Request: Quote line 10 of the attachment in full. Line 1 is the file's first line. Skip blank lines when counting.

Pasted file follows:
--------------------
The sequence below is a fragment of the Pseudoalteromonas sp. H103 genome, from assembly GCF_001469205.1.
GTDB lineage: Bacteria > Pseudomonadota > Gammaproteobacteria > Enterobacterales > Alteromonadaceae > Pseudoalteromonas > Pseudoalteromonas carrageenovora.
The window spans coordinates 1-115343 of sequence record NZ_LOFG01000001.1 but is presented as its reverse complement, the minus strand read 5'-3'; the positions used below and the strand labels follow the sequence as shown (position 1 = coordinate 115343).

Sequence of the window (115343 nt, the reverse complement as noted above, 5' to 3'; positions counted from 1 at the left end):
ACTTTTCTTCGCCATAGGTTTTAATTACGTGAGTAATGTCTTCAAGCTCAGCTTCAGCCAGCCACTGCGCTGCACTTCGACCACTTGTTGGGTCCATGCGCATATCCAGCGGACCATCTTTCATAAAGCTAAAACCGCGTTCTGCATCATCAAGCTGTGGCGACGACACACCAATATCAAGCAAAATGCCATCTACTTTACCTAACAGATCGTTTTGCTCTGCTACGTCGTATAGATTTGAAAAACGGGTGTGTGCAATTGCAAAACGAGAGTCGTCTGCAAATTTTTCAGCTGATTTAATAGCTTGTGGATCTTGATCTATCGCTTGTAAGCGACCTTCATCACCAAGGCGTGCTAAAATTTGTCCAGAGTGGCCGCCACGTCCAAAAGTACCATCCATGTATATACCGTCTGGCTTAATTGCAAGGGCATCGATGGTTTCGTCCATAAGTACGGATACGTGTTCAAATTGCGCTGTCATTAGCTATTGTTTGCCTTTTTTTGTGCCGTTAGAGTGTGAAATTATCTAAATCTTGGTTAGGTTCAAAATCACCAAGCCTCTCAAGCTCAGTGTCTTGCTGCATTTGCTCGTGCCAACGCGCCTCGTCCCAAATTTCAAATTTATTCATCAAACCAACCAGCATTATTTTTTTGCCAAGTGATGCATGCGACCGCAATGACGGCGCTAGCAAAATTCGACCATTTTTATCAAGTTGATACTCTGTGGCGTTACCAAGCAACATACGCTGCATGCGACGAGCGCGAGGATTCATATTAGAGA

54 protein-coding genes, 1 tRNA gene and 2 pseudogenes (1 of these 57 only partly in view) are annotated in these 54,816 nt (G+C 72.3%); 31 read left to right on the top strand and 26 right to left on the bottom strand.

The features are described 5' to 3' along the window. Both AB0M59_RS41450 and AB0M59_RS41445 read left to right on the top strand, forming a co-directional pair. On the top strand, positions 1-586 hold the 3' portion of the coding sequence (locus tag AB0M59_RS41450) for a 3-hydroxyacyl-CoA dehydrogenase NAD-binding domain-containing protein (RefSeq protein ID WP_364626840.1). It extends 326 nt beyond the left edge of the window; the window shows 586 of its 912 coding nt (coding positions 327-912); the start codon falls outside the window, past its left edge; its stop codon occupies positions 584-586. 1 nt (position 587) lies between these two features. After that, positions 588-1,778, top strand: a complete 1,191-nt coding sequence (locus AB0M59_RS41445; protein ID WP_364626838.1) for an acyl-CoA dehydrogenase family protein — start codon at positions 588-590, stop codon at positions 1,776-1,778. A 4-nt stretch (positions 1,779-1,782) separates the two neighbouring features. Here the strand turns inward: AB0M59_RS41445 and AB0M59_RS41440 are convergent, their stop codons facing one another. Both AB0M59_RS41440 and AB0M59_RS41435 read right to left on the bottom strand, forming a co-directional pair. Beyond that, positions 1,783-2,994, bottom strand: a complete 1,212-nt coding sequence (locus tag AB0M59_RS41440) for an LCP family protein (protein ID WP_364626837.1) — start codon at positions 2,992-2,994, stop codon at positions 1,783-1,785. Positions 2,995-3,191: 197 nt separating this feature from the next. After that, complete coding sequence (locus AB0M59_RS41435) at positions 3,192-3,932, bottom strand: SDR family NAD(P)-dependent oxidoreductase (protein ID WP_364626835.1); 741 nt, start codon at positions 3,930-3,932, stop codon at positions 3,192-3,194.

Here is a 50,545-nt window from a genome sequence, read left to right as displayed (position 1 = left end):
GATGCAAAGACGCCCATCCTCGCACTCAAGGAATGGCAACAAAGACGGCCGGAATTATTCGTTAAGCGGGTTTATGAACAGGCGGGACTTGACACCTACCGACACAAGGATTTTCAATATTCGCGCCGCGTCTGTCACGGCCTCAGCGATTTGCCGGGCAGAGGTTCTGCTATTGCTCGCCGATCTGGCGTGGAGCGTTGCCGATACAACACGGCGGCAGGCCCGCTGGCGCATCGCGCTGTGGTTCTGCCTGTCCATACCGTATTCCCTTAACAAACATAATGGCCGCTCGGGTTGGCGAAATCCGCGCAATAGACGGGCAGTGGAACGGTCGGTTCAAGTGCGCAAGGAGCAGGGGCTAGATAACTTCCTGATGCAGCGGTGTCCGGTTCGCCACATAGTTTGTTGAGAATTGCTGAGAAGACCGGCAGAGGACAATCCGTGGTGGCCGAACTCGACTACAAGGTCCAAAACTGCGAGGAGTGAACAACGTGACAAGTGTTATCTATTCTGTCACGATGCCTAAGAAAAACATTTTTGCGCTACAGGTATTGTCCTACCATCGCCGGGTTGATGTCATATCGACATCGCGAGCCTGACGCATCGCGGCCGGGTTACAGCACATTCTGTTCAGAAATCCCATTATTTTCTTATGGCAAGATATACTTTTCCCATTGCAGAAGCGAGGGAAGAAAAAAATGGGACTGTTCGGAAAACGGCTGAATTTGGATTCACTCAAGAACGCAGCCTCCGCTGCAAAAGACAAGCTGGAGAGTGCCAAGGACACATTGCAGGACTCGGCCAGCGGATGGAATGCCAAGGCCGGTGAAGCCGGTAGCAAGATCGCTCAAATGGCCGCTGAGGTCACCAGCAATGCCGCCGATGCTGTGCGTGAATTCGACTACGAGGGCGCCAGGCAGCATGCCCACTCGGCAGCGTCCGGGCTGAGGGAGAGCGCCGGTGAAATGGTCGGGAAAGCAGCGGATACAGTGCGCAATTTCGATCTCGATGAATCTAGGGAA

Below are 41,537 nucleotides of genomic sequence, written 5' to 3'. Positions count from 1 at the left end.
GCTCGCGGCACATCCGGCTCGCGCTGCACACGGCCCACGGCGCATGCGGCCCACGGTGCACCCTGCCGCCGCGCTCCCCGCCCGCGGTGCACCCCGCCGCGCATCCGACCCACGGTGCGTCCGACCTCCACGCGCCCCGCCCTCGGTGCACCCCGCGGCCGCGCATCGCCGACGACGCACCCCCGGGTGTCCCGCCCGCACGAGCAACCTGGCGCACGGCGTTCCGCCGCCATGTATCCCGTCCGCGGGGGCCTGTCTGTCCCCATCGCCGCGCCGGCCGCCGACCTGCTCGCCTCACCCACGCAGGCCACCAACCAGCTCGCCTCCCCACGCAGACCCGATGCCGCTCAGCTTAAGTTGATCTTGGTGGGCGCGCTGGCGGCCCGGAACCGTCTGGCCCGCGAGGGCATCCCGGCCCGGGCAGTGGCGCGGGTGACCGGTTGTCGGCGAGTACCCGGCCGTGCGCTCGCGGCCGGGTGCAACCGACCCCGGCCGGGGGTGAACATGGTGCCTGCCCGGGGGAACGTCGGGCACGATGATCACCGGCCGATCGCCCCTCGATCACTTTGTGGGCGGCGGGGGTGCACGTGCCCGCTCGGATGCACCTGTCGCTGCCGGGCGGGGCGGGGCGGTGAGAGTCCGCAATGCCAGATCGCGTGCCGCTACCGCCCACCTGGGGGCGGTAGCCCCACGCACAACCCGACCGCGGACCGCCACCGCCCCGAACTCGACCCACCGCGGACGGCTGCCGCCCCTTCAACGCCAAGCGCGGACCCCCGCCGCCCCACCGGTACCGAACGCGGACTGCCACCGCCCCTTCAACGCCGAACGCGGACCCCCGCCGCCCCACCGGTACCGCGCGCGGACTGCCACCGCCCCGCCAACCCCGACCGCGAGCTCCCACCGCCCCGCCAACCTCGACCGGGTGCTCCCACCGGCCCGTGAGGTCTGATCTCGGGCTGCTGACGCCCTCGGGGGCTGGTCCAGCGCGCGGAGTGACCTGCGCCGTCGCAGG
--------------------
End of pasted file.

Below are 41,537 nucleotides of genomic sequence, written 5' to 3'. Positions count from 1 at the left end.